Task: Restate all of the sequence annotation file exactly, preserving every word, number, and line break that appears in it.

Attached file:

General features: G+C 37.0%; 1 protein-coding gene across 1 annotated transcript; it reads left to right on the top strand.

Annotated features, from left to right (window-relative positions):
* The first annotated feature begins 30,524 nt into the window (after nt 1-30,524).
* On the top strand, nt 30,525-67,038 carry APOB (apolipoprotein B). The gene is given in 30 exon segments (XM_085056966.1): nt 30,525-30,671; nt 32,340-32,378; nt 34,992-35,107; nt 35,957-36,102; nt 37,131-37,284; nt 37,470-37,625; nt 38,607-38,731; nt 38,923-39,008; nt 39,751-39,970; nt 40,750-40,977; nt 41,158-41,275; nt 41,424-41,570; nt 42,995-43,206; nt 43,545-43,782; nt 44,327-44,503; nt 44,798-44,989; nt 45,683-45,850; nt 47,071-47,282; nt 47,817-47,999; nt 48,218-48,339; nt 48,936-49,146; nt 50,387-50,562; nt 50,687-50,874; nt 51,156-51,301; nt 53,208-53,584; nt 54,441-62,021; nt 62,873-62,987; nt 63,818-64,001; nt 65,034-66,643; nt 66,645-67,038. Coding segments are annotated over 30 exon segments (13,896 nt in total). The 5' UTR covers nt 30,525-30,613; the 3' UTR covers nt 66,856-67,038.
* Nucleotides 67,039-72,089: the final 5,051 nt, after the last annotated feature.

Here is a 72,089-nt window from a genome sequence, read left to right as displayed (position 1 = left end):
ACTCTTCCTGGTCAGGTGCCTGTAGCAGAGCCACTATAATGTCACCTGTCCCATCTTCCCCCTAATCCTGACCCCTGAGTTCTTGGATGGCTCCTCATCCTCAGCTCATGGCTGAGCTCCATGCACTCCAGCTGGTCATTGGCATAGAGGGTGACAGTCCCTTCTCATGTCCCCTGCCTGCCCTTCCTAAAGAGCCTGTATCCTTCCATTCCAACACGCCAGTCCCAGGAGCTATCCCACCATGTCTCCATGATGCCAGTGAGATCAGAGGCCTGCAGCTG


General features: G+C 37.0%; 1 protein-coding gene across 1 annotated transcript; it reads left to right on the top strand.

Annotated features, from left to right (window-relative positions):
* The first annotated feature begins 30,524 nt into the window (after nt 1-30,524).
* On the top strand, nt 30,525-67,038 carry APOB (apolipoprotein B). The gene is given in 30 exon segments (XM_085056966.1): nt 30,525-30,671; nt 32,340-32,378; nt 34,992-35,107; nt 35,957-36,102; nt 37,131-37,284; nt 37,470-37,625; nt 38,607-38,731; nt 38,923-39,008; nt 39,751-39,970; nt 40,750-40,977; nt 41,158-41,275; nt 41,424-41,570; nt 42,995-43,206; nt 43,545-43,782; nt 44,327-44,503; nt 44,798-44,989; nt 45,683-45,850; nt 47,071-47,282; nt 47,817-47,999; nt 48,218-48,339; nt 48,936-49,146; nt 50,387-50,562; nt 50,687-50,874; nt 51,156-51,301; nt 53,208-53,584; nt 54,441-62,021; nt 62,873-62,987; nt 63,818-64,001; nt 65,034-66,643; nt 66,645-67,038. Coding segments are annotated over 30 exon segments (13,896 nt in total). The 5' UTR covers nt 30,525-30,613; the 3' UTR covers nt 66,856-67,038.
* Nucleotides 67,039-72,089: the final 5,051 nt, after the last annotated feature.

Here is a 72,089-nt window from a genome sequence, read left to right as displayed (position 1 = left end):
ACTCTTCCTGGTCAGGTGCCTGTAGCAGAGCCACTATAATGTCACCTGTCCCATCTTCCCCCTAATCCTGACCCCTGAGTTCTTGGATGGCTCCTCATCCTCAGCTCATGGCTGAGCTCCATGCACTCCAGCTGGTCATTGGCATAGAGGGTGACAGTCCCTTCTCATGTCCCCTGCCTGCCCTTCCTAAAGAGCCTGTATCCTTCCATTCCAACACGCCAGTCCCAGGAGCTATCCCACCATGTCTCCATGATGCCAGTGAGATCAGAGGCCTGCAGCTG